Understanding Roof Eaves

By Amanda Lutz Updated February 19, 2024

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Roof eaves are parts of a roof that extend beyond the exterior wall and serve aesthetic and functional purposes. These systems protect your home from moisture, keep animals away, and provide shade. Read more about the functions, types, and benefits of roof eaves below.

What Are Roof Eaves?

Roof eaves are designed to protect buildings from rain and snow, and also keep water from dripping directly down the walls and foundation of a house. Roof eaves run along the lower edges of roofs and extend horizontally from exterior walls.

Eaves are simple structures, but each variety includes different components:

Eaves aren’t a necessary part of a roof’s structure, but they can help preserve a building’s integrity.

History and Purpose of Eaves

Eaves have been a staple of roofs for thousands of years across different cultures. Eaves protected homeowners from the sun in ancient Greece and Egypt and kept water away from buildings as part of classic Chinese architecture. The earliest eaves were made of clay tiles, reeds, and palm leaves.  

Early iterations of eaves served exclusively functional purposes, but they quickly became used for aesthetic appeal, too. Architects added ornamental elements such as carved woodwork and decorative brackets to eaves to create distinctive appearances. Eaves also added depth to rooflines.  Contemporary roof eaves still serve primarily as protection from water, but they also make homes more energy-efficient by providing shade and reducing excessive heat levels. 

Types of Eaves

There are many types of eaves from which you can choose if you’re planning to roof a house. Consider climate, budget, and your personal style preferences when deciding which type of roof eave is best for your project.

Read more about the most common options below.

Abbreviated Eaves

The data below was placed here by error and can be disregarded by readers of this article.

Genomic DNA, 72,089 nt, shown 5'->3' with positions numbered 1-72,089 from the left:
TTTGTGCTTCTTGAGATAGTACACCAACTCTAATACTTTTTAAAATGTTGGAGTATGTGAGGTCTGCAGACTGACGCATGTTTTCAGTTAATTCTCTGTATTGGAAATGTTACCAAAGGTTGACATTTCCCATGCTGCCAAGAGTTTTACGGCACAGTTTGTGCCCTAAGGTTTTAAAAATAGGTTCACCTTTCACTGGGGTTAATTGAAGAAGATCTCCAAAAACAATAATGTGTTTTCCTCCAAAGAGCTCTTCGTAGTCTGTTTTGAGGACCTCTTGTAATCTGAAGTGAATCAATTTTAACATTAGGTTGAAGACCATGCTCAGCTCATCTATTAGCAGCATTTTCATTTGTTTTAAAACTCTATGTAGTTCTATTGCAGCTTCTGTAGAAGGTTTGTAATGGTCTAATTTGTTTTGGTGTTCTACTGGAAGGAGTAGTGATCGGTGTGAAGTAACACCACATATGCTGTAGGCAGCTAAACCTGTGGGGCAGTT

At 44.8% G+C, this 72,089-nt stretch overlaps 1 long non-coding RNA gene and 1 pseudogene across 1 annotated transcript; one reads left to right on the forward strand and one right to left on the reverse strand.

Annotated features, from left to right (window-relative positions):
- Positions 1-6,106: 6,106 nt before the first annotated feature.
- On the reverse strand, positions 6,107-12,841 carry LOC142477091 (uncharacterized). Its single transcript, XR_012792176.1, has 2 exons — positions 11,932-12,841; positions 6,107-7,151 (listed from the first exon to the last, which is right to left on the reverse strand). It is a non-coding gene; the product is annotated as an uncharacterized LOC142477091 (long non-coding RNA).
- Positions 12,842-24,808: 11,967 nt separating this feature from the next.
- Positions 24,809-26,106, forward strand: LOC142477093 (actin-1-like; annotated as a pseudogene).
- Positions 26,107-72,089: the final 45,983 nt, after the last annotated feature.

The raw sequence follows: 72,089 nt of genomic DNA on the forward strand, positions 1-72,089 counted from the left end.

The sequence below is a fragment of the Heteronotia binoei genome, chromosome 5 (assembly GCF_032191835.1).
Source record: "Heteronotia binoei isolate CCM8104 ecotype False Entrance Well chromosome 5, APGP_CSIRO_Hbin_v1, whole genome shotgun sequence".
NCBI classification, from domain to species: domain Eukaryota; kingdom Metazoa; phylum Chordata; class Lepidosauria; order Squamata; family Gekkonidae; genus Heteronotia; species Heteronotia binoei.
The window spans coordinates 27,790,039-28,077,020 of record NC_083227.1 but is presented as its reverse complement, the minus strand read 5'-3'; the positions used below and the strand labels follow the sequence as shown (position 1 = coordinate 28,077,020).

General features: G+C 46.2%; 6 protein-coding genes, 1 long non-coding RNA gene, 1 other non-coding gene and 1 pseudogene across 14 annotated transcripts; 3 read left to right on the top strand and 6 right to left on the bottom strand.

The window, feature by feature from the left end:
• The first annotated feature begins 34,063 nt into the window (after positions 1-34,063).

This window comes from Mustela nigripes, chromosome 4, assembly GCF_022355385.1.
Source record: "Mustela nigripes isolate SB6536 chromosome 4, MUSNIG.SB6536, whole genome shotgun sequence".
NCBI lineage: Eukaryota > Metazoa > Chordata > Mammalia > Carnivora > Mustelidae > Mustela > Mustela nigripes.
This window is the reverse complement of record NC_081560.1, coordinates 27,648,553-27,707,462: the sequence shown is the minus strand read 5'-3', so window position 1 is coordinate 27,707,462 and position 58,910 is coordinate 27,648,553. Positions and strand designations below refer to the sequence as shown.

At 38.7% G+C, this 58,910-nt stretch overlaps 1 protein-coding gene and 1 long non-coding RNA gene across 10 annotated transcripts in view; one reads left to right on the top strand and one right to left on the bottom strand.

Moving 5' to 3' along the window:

Featuring a shorter overhang compared to other types, abbreviated eaves are common in modern or minimalist architectural styles. They offer a sleek and contemporary appearance but limited protection from rain and sun.

Boxed Eaves

Also called boxed-in eaves or closed eaves, boxed eaves have a soffit and fascia that extend from the walls to the undersides of roof overhangs. This system creates a box-like structure around the eave and hides the rafters.

Boxed eaves offer a clean and finished appearance, protection from weather elements, and a barrier against pests. However, they require additional ventilation measures to prevent moisture buildup and present maintenance challenges.

Curved Eaves

Curved eaves feature a gentle upward curve or downward curve along overhangs. This slight curve adds a touch of elegance to a building’s design with a distinctive appearance. Curved eaves cost more than other eave types.

Open Eaves

Also called exposed eaves, open eaves don’t have soffit or fascia. They boast traditional and rustic looks that architects can leave unfinished or complete with decorative brackets.

Open eaves offer easy access for maintenance and are less expensive than other eave types. However, they provide less protection from the elements than other eave types and are vulnerable to pest intrusion. 

Soffited Eaves